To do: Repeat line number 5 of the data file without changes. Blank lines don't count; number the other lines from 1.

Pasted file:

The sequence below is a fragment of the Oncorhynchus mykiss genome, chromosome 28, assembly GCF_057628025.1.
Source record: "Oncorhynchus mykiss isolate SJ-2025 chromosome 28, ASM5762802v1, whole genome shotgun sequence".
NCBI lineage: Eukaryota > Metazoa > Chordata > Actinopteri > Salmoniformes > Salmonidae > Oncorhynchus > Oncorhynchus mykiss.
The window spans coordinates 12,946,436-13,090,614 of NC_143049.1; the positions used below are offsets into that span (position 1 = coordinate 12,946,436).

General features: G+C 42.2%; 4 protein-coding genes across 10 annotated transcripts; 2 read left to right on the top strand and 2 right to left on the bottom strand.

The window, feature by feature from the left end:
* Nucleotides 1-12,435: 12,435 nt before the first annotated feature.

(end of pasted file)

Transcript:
General features: G+C 42.2%; 4 protein-coding genes across 10 annotated transcripts; 2 read left to right on the top strand and 2 right to left on the bottom strand.